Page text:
Thursday, June 28, 2012

I pepped them up with chicken soup

“What’ll it be today, me love? Ooh yes, a pasty, good idea, warm it up for ye shall I? Just the thing on a cold day, can’t credit it’s June, can ye?”

When I buy lunch, the food is a secondary consideration next to the chat. Not that the food in Fillers is secondary in any way, of course - they have an immense choice of sandwiches and a bowl of freebie sweeties at the till. But the lovely Irish lady with the purple fingernails and the lilting banter makes the simple purchasing of a tuna mayo on granary into a pleasurable event. So very different from the joyless exchange of money for sustenance that you get in some other places (not anywhere in Lewes of course!*)

I can’t think of anywhere with food so good I would willingly tolerate horrible service, as did Seinfeld and friends when they braved the terrifying Soup Nazi to access the finest soup in Manhattan. When I was a child it was a thing amongst a certain strand of irony-loving Jews to eat at Blooms kosher restaurant in Whitechapel. Here the service was a parody of appallingness. If waiters weren’t ignoring you they were mocking you openly to your face. Plates of food were dumped onto the table from a great height, spilling stuff onto your lap, and the maitre d’ could have taken on Alan Rickman in a sneering competition. Yet people still went more than once. You’re thinking the food must have been amazing, but, “Don’t talk to me about the chicken soup in Blooms! An insult!” my Booba used to say, dishing up conciliatory bowls of the proper thing: a delicious greasy Proustian-memory-evoking liquid, with tennis-ball sized dumplings floating on top. As a child I found it rather frightening that my parents seemed not to mind the rudeness at Blooms. It made the world seem out of kilter. However, if I tentatively experimented with the notion that insolence had become acceptable I was quickly reassured on that score by means of an un-ironic and loud telling-off all the way home. Looking up Blooms now I can’t say I’m gutted to find that all three branches, including the equally ill-mannered Golders Green outpost, have closed down. 

Maybe this early scarring experience has meant I seek out businesses where the people are actively pleasant, where paying for stuff is elevated above its constituent parts into an agreeable, friendly exchange. Or maybe there’s no need to psychoanalyse myself and it’s just because, as Kingsley Amis once said, “Nice things are nicer than nasty things.” They understand that principle in Fillers. Also their avocado salad sandwiches are very good.

*Viva’s libel lawyer is insistent on this point.

Beth Miller, 19th June 2012, published in Photo by Katie Moorman

Thursday, June 7, 2012

Fire, I'll take you to burn

“What else can you barbecue?” asks Thing Two with interest, holding aloft a wooden spike, his mouth smeared in sticky pink goo. I realise I have nodded off briefly, worn down by barbecue stress, and during that time my child has turned into a vampire. That really takes slack parenting to a whole new level. “Honestly, Social Services, I turned my back for ONE MINUTE and next thing I knew he was one of the blood-sucking undead.”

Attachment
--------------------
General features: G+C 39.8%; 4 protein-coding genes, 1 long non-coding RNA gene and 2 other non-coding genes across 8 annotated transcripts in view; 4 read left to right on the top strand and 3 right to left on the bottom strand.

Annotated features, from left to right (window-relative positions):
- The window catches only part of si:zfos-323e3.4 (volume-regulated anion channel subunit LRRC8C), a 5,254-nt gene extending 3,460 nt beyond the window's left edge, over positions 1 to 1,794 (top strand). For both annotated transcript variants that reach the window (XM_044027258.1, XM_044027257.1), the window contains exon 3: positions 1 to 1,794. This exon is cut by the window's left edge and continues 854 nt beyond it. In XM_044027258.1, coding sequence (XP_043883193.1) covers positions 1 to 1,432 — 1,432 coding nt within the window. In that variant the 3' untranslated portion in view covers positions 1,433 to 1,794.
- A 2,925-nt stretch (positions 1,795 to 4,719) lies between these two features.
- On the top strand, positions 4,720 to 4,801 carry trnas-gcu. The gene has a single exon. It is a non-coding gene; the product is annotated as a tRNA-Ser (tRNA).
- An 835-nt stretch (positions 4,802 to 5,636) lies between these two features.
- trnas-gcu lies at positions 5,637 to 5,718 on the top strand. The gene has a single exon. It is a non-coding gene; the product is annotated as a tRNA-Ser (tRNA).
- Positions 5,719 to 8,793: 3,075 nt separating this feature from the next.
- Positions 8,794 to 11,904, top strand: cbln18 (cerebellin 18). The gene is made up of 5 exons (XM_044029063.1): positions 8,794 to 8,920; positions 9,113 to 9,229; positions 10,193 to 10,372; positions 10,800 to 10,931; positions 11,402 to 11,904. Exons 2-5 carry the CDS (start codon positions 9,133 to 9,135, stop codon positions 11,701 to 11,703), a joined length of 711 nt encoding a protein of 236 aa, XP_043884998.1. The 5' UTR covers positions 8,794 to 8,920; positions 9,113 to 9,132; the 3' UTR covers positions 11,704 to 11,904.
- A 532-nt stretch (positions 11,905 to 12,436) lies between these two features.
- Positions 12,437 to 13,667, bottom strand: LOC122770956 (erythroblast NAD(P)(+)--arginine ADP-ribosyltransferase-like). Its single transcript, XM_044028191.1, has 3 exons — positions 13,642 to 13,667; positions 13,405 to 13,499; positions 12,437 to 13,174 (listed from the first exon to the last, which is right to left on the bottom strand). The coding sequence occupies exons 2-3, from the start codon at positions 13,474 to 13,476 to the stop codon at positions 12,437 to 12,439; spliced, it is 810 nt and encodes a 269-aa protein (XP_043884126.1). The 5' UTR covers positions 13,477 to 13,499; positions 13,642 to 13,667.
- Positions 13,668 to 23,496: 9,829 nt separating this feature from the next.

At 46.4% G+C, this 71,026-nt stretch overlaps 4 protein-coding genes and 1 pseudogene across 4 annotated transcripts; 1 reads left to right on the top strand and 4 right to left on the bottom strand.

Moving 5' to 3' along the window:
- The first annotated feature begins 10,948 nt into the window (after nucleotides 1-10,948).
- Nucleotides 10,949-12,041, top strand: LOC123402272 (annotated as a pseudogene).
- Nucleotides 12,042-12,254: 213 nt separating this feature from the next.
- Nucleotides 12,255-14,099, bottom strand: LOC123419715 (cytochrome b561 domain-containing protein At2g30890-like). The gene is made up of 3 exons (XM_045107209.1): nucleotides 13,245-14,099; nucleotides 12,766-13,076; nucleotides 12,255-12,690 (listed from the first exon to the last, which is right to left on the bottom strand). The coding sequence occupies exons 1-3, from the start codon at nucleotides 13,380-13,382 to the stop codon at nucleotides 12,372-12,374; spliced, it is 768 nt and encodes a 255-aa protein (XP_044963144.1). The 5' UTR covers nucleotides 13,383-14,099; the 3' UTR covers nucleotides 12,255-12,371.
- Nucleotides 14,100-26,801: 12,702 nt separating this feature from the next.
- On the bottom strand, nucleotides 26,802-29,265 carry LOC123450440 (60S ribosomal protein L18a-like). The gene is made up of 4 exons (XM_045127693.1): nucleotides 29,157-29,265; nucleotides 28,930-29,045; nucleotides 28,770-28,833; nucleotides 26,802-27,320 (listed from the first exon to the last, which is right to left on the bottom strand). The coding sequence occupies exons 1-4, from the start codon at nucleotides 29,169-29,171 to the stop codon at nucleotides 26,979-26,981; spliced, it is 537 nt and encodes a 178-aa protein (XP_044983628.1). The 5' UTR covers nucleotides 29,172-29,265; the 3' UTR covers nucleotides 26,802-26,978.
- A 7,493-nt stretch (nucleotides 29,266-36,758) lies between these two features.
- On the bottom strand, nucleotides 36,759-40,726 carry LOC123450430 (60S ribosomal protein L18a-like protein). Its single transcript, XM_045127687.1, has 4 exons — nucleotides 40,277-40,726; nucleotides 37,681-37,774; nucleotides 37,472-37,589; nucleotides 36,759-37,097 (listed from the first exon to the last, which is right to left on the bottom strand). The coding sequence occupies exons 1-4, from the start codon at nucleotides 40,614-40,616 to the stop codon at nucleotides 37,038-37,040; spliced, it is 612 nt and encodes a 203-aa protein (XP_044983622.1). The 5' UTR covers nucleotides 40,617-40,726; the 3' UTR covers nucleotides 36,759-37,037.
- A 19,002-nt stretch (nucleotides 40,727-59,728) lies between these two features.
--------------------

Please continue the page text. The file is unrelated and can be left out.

I reach out to check the marshmallow bag but it is, of course, empty. The children have toasted and scoffed the contents, and Thing One is lying in the hammock groaning that she never wants to see a marshmallow again. As a test I say, “I do have another bag,” and she sits up attentively. “Where? I’ll get it for you Mummy.”
“Can you barbecue feet?” Thing Two asks, looking at mine speculatively.
“No, only sausages and corn on the cob,” I say, but he’s already run indoors on a dastardly unsuitable-for-barbecuing fact-finding mission.
This time of year there’s so much pressure to have fabulous Cath Kidston-styled outdoor meals. In my head, egged on by those Waitrose magazines, I see pastel-coloured parasols and water jugs sprigged with mint leaves. I hear children laughing with a tinkle of cowbells, and see them eating salad, yes, even celery. I see a hunky man wearing nothing but an apron (actually he’s in my head all year round), smiling sensitively while flipping burgers, framed by a wisp of white smoke from the barbie.
I probably don’t need to humiliate myself completely by playing spot the difference with my own al fresco attempts. Enough to say that though the hunky man is in place (my hand is somewhat forced here), the whole pitiful un-matching no-celery affair is drowned in choking clouds of black smog because the stove is always downwind no matter where we put it. Still, it makes the clothes on the line smell interesting, like they’ve been worn by Burger King employees on a long shift. While the hunky apron man wanders off to attend to his singes with Savlon, the tonging and flipping falls to me. But all I have by way of a technique are those tv adverts about getting salmonella from half-raw chipolatas, so out of fear I don’t stop cooking until everything is as carbonated as the charcoal beneath it. Hence the children filling up on marshmallows, I guess.
Thing Two trots out of the house with sacrificial objects for the flames: a cheese string, an apple, a Barbie doll, which is semantically clever of him, and my slipper. I’m about to rescue this last item when Hunky Apron reappears, hurls the last desiccated burger – his - into the hydrangea, and puts the slipper on the grill in a subtle undermining of my domestic capabilities. I honestly don’t think this can have ever happened to Cath Kidston.

Beth Miller 30th May 2012. Published in, and Viva Lewes magazine July 2012. Pic by Alex Leith